aefenglommung (aefenglommung) wrote,
aefenglommung
aefenglommung

Time Warp

I’ve been researching old tunes to match the lyrics of “The Wife of Usher’s Well,” an old British ballad about a woman whose three sons who were lost at sea return to her for a night. One of the key verses goes,
It fell about the Martinmas,
When nights are lang and mirk,
The carline wife’s three sons came hame,
And their hats were o’ the birk.
The birch was associated with the dead. The next verse talks about its significance:
It neither grew in syke nor ditch,
Nor yet in ony sheugh;
But at the gates o’ Paradise
That birk grew fair eneugh.
The woman is thrilled to have her sons returned to her, but of course, they cannot stay. But what has St. Martin’s Day (November 11) got to do with it? Well, in a sense, everything.

Our Hallowe’en is, of course, the night before All Saints’ Day (November 1): originally, All Hallows’ Eve. October 31 is also the traditional quarter-day celebration of the Celtic Samhain (pronounced sao-wen), a night when the barrier between the world of the living and the world of the dead is low and penetrable, and there can be traffic back and forth. Such traffic can be welcomed, of course – or feared – but is always a thing fraught with danger. The uncanny is only to be expected. The Christian celebration of the saints (and, next day, All the Faithful Departed – All Souls’ Day) was deliberately planted athwart the pagan holy day to ease Christian fears of what unsanctified spirits might do.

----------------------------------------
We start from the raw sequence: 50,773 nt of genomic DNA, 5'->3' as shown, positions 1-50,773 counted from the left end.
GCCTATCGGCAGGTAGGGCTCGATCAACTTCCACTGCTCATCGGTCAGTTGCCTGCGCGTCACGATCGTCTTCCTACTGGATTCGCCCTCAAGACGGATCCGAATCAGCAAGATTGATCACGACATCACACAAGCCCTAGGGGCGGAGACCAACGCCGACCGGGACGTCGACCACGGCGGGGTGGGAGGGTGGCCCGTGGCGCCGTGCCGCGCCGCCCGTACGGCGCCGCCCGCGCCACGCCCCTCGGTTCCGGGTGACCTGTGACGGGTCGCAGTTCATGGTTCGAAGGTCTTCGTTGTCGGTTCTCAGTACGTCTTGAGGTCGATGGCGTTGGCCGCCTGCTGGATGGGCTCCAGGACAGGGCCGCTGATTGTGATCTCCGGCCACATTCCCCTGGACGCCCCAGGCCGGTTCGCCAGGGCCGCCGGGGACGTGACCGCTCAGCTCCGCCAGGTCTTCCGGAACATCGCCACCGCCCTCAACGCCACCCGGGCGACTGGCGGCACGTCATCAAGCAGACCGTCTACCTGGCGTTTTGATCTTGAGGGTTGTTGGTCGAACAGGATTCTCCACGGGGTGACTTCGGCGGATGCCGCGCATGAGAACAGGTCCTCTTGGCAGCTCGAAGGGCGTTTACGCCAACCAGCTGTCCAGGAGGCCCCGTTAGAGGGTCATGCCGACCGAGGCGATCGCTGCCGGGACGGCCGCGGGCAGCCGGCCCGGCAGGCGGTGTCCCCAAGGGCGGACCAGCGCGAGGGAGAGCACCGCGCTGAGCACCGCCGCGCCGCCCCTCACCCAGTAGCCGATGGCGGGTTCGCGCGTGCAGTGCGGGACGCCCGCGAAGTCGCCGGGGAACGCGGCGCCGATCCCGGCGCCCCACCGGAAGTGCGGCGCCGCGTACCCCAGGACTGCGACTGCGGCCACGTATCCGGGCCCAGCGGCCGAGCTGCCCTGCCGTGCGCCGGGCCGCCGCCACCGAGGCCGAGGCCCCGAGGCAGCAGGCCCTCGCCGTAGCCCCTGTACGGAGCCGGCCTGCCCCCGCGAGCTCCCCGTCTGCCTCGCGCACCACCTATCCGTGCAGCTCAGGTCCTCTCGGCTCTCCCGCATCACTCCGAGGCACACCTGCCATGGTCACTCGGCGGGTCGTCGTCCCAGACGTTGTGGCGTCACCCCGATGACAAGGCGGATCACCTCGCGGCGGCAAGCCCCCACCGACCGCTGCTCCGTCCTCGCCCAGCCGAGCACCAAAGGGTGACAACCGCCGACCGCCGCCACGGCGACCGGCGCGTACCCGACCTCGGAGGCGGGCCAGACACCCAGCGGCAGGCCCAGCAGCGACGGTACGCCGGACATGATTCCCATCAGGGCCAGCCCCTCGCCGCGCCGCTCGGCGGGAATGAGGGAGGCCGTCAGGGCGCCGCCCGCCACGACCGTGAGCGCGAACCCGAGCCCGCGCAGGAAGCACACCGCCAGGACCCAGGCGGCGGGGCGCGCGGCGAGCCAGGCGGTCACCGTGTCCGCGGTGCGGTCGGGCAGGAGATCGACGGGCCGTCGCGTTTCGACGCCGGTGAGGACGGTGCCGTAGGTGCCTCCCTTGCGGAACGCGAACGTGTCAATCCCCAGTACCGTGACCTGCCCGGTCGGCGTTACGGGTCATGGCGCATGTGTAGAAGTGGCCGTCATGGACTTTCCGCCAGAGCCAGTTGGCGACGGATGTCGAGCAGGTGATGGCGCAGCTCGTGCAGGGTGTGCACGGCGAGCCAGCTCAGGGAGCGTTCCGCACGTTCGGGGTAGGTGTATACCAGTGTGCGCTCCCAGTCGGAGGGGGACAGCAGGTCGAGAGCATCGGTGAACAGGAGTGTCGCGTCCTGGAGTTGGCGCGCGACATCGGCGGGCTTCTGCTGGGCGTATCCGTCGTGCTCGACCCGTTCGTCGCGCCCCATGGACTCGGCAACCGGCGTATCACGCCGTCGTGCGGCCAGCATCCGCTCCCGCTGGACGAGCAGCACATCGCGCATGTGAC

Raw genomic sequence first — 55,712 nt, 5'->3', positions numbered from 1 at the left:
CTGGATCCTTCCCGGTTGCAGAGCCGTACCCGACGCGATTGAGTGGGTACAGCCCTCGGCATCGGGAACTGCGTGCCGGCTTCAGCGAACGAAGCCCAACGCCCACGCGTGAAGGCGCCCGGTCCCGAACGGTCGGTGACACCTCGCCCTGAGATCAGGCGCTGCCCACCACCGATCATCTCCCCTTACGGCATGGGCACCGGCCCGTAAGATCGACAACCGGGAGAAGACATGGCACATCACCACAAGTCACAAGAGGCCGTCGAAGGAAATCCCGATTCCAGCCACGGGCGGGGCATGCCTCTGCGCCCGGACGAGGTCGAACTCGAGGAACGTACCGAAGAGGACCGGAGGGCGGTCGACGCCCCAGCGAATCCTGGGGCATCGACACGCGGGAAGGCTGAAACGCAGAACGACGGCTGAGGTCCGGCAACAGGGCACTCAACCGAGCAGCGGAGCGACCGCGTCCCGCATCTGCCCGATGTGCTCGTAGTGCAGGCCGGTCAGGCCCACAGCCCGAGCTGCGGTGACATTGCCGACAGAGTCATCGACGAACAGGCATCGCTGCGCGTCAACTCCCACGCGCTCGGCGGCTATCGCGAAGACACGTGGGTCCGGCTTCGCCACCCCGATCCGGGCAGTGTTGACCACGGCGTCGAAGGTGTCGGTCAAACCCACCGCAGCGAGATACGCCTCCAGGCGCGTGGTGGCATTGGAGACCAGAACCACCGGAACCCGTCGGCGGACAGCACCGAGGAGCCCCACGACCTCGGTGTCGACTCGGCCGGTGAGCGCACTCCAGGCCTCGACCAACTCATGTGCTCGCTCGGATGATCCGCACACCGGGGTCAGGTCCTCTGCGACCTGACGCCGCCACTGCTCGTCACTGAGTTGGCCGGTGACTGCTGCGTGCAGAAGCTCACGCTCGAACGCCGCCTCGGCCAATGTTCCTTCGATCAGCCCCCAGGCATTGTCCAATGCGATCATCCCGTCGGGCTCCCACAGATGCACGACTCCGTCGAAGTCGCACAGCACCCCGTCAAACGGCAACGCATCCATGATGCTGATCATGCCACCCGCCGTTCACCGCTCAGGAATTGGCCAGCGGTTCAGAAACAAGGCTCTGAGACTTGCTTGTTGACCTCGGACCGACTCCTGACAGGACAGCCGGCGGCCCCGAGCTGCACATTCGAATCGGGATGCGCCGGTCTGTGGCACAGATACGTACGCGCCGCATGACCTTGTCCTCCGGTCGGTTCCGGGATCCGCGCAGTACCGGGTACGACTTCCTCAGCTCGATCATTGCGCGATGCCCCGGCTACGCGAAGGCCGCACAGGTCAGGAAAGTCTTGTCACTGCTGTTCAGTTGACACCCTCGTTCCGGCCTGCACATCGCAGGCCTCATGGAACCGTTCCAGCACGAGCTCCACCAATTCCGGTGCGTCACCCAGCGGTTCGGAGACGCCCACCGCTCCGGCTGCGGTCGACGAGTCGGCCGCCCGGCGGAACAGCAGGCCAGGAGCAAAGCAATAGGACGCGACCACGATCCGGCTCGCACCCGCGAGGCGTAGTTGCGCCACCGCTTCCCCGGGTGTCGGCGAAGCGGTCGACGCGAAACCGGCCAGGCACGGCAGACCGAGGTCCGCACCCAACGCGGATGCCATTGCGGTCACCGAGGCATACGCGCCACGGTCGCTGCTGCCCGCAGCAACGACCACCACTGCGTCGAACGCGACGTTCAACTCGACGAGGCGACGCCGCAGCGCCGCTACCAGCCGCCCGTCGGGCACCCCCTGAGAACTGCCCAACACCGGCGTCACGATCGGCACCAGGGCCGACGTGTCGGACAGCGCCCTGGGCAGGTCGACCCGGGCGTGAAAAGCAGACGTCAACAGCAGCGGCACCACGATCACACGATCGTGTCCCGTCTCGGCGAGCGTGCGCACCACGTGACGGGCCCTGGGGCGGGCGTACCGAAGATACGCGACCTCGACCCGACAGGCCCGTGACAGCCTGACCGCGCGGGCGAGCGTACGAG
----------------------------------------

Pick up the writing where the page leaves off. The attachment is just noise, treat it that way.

Meanwhile, in the early Middle Ages, the penitential season of Advent was longer than it is now. It started, in fact, on St. Martin’s Day and lasted seven weeks. Later on, it was linked to St. Andrew’s Day (November 30) and shortened to four weeks. But people with long memories (folk memory, not personal memory) still associated St. Martin’s Day with a focus upon preparing for the Day of Judgment.

And then, in 1582, Pope Gregory XIII updated the calendar, which had gotten out of synch with the solar year. It was a problem of long standing, and only the Pope had the international standing to fix it; unfortunately, the Protestant Reformation (not to mention, the Great Schism of 1054) meant that much of Europe ignored it for another two hundred years. (This is why George Washington has two birthdays, as we learn in school.) The calendar year had become ten days too long, so Pope Gregory decreed that Thursday, October 4, 1582, would be followed by Friday, October 15, 1582. All over Europe, Catholics were horrified that the Pope had taken ten days from their lives (as they saw it). Well, of course, he had done no such thing. He had just renumbered the days to fix the anomaly. But the unease over his action lingered. England (and Scotland) only adopted the New Style (as they called it) in September, 1752.

Now, “The Wife of Usher’s Well” is commonly dated to the 17th Century (the 1600s). Though it was written in England (Norfolk or the Scots Border, take your pick), it reflects the Continental usage of time-reckoning. For when the Pope dropped ten days from the calendar in early October, 1582, that meant that when the people were officially celebrating St. Martin’s Day (November 11), it was “really” All Saints’ Day (November 1), since even the Pope couldn’t really take ten days away from everybody. St. Martin’s Day came to be called Old Hallowe’en and Old Hallowmas Eve.

The point of this – in the ballad – is that the three sons came home at Martinmas – Old Hallowe’en, when the boundary between this world and the next is crossable, if only for a night. The three sons sneak out of heaven to ease their mother’s heart, but as they go back, one of them bids farewell to more than his mother:
’Fare ye weel, my mother dear!
Fareweel to barn and byre!
And fare ye weel, the bonny lass
That kindles my mother’s fire!’
It’s a song that deserves to be remembered, and a perfect song for this season.
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